Mesenteric intestinal infarction: exams and treatments

Mesenteric intestinal infarction is a surgical emergency resulting from insufficient arterial or venous mesenteric flow. Diagnosis can be difficult and often it is done too late.

Mortality from this condition is quite high, despite the great advances that have been made in recent years, both in diagnosis and treatment. Early diagnosis and bowel resection are essential to improve patient survival.

Those who survive the initial acute event of a mesenteric intestinal infarction and to the primary operation usually have a small or thin intestine.

Causes of mesenteric intestinal infarction

There are many etiological factors that are associated with the development of mesenteric intestinal infarction. These can be divided into primary intravascular pathology and extravascular secondary pathology.

Regarding the first, may occur due to an occlusion of the superior mesenteric artery, by a thrombosis of the superior mesenteric vein or by a low mesenteric flow -non-occlusive mesenteric infarct-. The occlusion of the artery can be caused by:

On the other hand, Extravascular secondary pathology causes an obstruction of the blood flow to the intestine. It can occur due to the following circumstances:

  • Bowel volvulus and / or of the mesentery.
  • Strangulated hernia of the abdominal wall.
  • Vascular trauma, including electrocution.


The signs and symptoms of mesenteric intestinal infarction may manifest suddenly or gradually. The disorder is presented differently in each person; Thus, not always that you suffer these symptoms means that the person has an intestinal infarction.

However, there are similar characteristics identified. When the intestinal infarction is acute and appears suddenly, Some symptoms that are triggered are:

  • Abdominal pain.
  • Feeling of an urgent need for bowel evacuation.
  • Frequent and forceful bowel movements.
  • Blood in the stool.
  • Nausea and vomiting.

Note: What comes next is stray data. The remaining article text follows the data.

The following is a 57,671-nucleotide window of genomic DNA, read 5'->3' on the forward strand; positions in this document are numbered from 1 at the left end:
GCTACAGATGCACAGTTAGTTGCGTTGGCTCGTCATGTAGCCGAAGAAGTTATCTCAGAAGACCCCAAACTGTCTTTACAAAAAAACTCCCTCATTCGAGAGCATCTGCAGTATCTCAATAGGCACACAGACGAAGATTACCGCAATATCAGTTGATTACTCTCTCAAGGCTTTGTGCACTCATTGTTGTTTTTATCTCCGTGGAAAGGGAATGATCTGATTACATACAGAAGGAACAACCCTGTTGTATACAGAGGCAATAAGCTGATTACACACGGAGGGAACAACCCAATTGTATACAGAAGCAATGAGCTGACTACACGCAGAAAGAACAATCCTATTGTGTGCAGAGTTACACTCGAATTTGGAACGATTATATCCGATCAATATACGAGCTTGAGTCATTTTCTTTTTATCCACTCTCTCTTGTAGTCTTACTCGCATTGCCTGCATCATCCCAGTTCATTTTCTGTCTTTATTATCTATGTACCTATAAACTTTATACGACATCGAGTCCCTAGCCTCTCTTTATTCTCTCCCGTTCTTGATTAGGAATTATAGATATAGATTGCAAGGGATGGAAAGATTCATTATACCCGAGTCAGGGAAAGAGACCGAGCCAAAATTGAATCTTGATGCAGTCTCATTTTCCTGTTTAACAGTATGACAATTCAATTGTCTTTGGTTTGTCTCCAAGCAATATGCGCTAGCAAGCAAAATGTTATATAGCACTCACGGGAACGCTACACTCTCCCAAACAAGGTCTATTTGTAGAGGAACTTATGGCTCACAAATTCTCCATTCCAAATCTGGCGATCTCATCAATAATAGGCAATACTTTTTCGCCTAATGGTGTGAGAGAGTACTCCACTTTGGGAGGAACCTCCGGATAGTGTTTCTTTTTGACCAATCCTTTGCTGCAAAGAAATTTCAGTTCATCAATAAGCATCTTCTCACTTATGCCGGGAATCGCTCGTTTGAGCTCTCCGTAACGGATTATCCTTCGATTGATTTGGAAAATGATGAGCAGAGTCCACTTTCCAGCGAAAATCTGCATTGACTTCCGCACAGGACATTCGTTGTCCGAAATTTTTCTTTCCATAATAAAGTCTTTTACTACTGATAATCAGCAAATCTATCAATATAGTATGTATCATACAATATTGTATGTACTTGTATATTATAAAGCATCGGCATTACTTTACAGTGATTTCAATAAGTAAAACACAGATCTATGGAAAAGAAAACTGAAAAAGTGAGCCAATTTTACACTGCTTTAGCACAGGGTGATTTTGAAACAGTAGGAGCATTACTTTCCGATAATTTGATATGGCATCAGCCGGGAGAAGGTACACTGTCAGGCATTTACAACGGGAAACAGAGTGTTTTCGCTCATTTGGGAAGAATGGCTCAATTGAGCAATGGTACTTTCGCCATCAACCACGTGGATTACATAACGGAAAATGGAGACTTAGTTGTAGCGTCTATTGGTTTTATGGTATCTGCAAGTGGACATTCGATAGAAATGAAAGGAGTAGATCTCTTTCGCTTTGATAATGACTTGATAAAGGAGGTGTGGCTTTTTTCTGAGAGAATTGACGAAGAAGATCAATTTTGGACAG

• Mental confusion in older adults.

As for the symptoms of chronic infarction or the one that develops gradually, we can distinguish the following:

  • Cramping or feeling full after eating, usually in the first hour.
  • Abdominal pain that progressively worsens.
  • Unintentional thinning.
  • Diarrhea.
  • Swelling.

Diagnostic tests

If the doctor suspects that the individual may be suffering from a mesenteric intestinal infarction, he may undergo several diagnostic tests based on the symptoms and signs. The purpose is to confirm or rule out the diagnosis. Among these exams, we can highlight:

  • Blood testAlthough there are no specific blood markers to indicate mesenteric intestinal infarction, the laboratory study of a blood sample that indicates, for example, an increase in the white blood cell count, might suggest this problem.
  • Diagnostic imaging tests: They can help the doctor visualize internal organs and rule out other causes of signs and symptoms. Some of these techniques are x-rays, ultrasounds, CT scans and magnetic resonances.
  • Endoscopy: It is the use of a device called endoscope, which is inserted through the mouth and, thanks to a camera, allows the doctor to observe the inside of the digestive tract. This camera can also be inserted through the rectum.
  • Use of dye to track blood flow through the arteries: During angiography, a long, thin tube-catheter-is inserted into an artery in the groin or arm. Then, it is passed through the artery to the aorta and a dye is injected that flows directly to the intestinal arteries.

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Treatment of mesenteric intestinal infarction

The treatment of this disease is to restore a sufficient supply of blood to the digestive tract. In this case, Surgery may be necessary to remove a blood clot, to unblock an artery or to repair or remove a damaged section of the intestine.

At the same time, The treatment may also consist of the administration of antibiotics and other medications to prevent the formation of clots, dissolve them or dilate blood vessels.

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If an angiography is done in order to make a diagnosis, you could extract, at the same time, a blood clot or open a narrowed artery with angioplasty.

This technique consists of use of an inflated balloon on the end of a catheter to compress fat deposits and stretch the artery. In this way, a wider path can be formed so that blood flows much better.

Ultimately, Another technique is to place a metal tube resembling a spring in the artery, called stent, to try to keep the artery open. All these are measures that the doctor will evaluate according to the severity of the patient's situation.